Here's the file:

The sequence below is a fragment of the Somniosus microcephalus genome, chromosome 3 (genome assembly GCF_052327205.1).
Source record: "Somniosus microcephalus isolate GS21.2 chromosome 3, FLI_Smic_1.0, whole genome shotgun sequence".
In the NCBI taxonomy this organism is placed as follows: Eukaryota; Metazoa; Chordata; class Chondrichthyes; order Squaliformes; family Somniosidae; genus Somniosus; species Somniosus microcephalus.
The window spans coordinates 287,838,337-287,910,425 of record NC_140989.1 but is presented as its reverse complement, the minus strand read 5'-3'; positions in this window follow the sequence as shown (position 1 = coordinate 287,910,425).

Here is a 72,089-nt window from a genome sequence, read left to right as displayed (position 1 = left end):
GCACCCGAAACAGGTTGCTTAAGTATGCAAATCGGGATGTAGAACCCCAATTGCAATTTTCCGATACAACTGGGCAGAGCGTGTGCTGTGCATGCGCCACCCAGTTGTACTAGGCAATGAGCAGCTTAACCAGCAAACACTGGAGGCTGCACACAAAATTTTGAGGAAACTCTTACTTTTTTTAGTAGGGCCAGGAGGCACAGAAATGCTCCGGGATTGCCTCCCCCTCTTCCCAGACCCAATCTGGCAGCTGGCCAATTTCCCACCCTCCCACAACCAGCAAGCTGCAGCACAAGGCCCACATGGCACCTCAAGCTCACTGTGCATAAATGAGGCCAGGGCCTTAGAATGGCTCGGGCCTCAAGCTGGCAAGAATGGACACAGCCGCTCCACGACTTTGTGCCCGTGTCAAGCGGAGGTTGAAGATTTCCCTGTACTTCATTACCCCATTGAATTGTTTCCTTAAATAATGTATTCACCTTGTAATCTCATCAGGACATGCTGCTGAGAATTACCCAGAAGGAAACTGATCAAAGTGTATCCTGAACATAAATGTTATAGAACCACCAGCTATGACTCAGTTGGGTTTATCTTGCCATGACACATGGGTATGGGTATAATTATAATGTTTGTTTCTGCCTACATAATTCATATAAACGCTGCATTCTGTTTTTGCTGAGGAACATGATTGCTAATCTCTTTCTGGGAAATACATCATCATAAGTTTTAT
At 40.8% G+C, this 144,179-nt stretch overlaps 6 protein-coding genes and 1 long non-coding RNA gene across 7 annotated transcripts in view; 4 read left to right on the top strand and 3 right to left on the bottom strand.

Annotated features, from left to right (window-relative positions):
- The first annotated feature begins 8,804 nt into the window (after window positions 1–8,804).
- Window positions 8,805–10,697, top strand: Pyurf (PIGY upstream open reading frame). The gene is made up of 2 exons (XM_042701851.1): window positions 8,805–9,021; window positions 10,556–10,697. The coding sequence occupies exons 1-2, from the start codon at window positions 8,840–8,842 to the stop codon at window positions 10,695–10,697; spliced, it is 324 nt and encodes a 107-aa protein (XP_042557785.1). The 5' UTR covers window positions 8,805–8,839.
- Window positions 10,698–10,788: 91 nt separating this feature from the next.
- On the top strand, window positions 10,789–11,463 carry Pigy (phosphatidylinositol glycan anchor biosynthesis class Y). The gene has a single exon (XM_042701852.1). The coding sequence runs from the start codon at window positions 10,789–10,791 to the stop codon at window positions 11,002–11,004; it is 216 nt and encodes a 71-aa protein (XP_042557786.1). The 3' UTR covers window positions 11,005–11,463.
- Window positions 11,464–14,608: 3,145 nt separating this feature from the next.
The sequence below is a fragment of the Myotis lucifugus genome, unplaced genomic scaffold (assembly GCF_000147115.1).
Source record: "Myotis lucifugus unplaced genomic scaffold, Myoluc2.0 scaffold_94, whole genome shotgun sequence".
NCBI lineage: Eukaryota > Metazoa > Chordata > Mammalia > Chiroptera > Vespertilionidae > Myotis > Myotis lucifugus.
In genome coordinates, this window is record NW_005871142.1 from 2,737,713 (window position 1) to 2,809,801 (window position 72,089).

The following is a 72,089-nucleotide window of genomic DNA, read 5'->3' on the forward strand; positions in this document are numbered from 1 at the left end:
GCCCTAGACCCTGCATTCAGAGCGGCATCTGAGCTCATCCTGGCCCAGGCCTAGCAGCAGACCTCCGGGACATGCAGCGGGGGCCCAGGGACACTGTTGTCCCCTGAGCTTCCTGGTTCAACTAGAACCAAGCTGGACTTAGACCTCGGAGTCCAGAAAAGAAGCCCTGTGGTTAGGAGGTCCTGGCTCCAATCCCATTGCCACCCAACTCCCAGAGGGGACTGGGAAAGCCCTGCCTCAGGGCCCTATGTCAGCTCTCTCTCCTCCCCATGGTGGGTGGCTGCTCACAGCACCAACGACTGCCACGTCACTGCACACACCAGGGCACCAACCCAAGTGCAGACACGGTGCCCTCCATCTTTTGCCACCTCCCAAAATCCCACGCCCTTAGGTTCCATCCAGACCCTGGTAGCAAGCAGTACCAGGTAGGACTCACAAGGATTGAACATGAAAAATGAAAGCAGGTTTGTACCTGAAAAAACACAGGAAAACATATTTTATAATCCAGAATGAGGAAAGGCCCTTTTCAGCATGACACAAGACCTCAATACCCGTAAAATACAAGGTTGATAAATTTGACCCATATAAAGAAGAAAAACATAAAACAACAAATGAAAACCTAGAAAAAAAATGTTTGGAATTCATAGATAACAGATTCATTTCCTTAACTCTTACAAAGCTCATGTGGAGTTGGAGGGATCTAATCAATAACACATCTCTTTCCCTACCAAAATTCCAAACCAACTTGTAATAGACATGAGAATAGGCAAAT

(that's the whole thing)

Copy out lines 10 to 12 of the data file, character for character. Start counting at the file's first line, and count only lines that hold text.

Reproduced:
- Window positions 8,805–10,697, top strand: Pyurf (PIGY upstream open reading frame). The gene is made up of 2 exons (XM_042701851.1): window positions 8,805–9,021; window positions 10,556–10,697. The coding sequence occupies exons 1-2, from the start codon at window positions 8,840–8,842 to the stop codon at window positions 10,695–10,697; spliced, it is 324 nt and encodes a 107-aa protein (XP_042557785.1). The 5' UTR covers window positions 8,805–8,839.
- Window positions 10,698–10,788: 91 nt separating this feature from the next.
- On the top strand, window positions 10,789–11,463 carry Pigy (phosphatidylinositol glycan anchor biosynthesis class Y). The gene has a single exon (XM_042701852.1). The coding sequence runs from the start codon at window positions 10,789–10,791 to the stop codon at window positions 11,002–11,004; it is 216 nt and encodes a 71-aa protein (XP_042557786.1). The 3' UTR covers window positions 11,005–11,463.